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Squeeze Page: Straight or Reversed?

Squeeze Pages? Did you ever hear the term “Reversed Squeeze Page”? Not too long ago, I was asked, whether a squeeze page or a reverse squeeze page performs better for generating opt-ins for a promotional type of email newsletter.

Of course my answer was,
“It depends!”

But let me start slowly here, tell you a bit about the history of squeeze pages and why using them at all is a good idea.

Squeeze Page History

The traditional squeeze page is said to be invented by Eben Pagan, who has become a perfect role model for the typical Internet marketing success story. Eben's original idea was to tease Web visitors with valuable information, but not giving it to them directly. Eben was the first one who asked for an email address in exchange (or the first one, who became famous for it).

Purpose Of A Squeeze Page

The point is, online marketers have learned — as direct response marketers have learned before them — not everyone who reads a sales message or advertising for the first time will buy the promoted product right away. You cannot just let them leave. The modern squeeze page on the Web resembles the post card attached in magazine ads. It's the same mechanism. The advertiser or Web site owner promises something that is useful for the readers. They will get it in exchange for their contact information.

Back then, when Eben had introduced this direct response concept on the Web, it seemed quite revolutionary and bold, because everybody thought all the information on the Web were free to access. Breaking that believe, made Eben succeed with his product in the dating niche.

It is reported that it takes 7 visits to a vendor's Web site on average before a prospect buys the featured product. An email list generated from a squeeze page shall make sure that the prospects indeed are there, back on the site, again, and again,… till they buy or opt-out. An email list makes its owner more independent from paid sources of traffic to their Web site. (Let's be honest here, even so-called “free traffic” costs money, unless one values time with 0.00$ an hour.)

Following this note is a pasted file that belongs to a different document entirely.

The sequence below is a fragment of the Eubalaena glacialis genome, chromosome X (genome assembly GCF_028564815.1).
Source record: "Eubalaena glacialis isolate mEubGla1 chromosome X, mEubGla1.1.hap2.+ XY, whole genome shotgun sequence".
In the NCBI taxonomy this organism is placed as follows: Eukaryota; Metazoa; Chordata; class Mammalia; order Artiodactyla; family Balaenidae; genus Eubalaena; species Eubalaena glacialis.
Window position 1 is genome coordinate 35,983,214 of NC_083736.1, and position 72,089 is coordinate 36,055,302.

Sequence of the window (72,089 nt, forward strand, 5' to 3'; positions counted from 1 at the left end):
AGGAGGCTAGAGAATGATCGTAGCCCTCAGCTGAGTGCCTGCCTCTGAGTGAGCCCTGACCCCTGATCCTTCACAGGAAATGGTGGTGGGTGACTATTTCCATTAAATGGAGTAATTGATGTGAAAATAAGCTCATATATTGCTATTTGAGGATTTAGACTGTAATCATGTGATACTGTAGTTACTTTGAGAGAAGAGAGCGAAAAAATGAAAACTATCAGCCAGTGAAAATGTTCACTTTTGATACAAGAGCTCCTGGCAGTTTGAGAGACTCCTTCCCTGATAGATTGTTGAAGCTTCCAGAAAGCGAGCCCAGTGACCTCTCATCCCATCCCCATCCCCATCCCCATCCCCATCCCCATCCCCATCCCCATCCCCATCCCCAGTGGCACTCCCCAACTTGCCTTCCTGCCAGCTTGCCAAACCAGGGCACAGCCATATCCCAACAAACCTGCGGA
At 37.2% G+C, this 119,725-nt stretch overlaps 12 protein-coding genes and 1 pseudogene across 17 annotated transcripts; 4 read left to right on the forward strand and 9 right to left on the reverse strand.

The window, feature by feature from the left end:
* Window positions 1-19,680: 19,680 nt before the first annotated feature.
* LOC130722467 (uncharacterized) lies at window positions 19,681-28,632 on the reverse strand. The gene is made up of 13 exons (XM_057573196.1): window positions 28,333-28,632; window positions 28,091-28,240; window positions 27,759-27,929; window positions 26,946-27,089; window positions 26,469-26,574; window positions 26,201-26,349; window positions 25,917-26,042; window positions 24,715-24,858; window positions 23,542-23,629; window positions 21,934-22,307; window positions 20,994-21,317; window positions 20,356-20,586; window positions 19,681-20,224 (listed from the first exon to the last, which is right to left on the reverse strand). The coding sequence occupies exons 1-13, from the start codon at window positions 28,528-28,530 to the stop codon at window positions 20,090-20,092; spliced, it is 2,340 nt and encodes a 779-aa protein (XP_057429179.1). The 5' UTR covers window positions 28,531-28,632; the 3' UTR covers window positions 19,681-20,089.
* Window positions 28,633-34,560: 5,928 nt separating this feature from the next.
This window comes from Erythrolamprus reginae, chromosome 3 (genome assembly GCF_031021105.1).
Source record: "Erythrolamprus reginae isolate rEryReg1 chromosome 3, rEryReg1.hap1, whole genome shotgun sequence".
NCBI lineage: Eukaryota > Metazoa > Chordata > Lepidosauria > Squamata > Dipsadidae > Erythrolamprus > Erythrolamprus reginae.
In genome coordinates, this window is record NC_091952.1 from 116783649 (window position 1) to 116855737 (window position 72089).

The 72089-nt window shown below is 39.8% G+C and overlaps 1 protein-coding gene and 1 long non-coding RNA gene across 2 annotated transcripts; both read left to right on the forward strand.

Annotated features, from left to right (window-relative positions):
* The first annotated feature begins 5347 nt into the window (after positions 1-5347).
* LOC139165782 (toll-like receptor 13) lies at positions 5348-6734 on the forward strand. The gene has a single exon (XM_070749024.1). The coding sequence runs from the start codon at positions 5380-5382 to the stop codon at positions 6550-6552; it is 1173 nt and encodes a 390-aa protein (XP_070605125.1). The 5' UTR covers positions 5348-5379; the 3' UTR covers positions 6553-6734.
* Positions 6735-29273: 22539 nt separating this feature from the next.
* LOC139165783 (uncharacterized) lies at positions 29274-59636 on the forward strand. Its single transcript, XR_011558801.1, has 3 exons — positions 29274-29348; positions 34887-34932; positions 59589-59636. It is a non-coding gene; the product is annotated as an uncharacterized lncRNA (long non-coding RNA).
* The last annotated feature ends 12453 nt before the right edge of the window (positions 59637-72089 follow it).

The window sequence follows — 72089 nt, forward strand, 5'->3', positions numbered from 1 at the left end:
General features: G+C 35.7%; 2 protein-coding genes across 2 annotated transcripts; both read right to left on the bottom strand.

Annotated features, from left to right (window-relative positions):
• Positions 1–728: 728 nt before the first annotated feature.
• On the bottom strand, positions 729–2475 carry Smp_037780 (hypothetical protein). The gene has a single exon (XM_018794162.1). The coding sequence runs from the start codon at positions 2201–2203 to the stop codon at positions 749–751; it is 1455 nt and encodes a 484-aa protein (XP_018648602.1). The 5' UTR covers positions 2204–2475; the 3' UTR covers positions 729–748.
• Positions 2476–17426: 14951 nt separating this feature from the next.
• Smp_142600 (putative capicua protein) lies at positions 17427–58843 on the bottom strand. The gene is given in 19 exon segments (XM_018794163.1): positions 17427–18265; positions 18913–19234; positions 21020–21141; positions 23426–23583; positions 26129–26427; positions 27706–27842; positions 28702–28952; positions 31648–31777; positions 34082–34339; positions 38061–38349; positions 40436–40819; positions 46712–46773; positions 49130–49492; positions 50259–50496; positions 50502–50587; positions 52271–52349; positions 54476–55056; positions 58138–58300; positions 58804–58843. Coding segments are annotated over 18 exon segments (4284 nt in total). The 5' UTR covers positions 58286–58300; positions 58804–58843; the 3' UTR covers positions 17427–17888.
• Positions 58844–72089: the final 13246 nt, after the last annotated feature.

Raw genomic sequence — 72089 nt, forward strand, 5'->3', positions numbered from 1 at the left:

Especially new online marketers forget the real purpose of their email list very quickly after they have started it. They very often fall back into the believe that those people want to hear from them. The truth is, when they signed up, they wanted the cure for their problem, otherwise they wouldn't have signed up to the list. They only care about what you have to say, what you have to write as much as it helps them to solve their problems. That's copywriting 101, isn't it.

That said, it makes sense to trade valuable information that helps your visitors with their email address. This allows you to stay in touch. That's exactly what the original squeeze page does.

After talking about the background of squeeze pages a bit, let's look what a squeeze page is

The Traditional Squeeze Page
  • A single Web page that offers specific, valuable information to a certain group of people, like an ebook “How To Get Rid Of Back Pain Forever”. It is important to drive targeted traffic to that landing page. In many cases this page will be the home page of a domain, like (That domain is actually a real one, parked at GoDaddy, not being used.)

  • The only 2 actions a visitor can follow are join the newsletter or leave.

  • The copy on a squeeze page shall be persuasive, create trust and highlight the benefits of opting in. Most marketers have started to incorporate audio and video messages to make the sale on their opt-in form. There is a strong call to action.

  • Some marketers even put opt-in forms in front of their sales letters. That means you cannot even buy the product before making the first step of giving away your email address.

Many people — consumers and business owners — feel that's going too far, they refrain from filling out such a from respectively refrain from using a traditional squeeze page on their sites. That brings us to the next step.

The Reverse Squeeze Page

It follows the same principle, but will allow the visitor to consume a chunk of free information, before they need to provide their email address. At the end of those messages, they will generally be told that there is much more free, valuable info in store for them, if they sign up.

Typically you would see it implemented like presenting a free report for download right away, or more recently a free video. At the end will be the call for action, “You like my info? Now, sign up to get more of it …”.

The difference between the reversed squeeze page and to a normal sign-up form on a Web page or a Blog is that the possible actions for the visitor are still very limited in case of a reversed squeeze page. It's about signing up or not signing up.

What works better

As I said in the opening, “It depends!”. You need to test it for your market, for your audience, for your traffic sources. That's the only way, you'll know.

You can always check what type of squeeze pages are common in your market and start out with that model, but you might find that squeeze pages are not so common outside the “Money Making Niche” at all. In that case just introduce them.

John W. Furst


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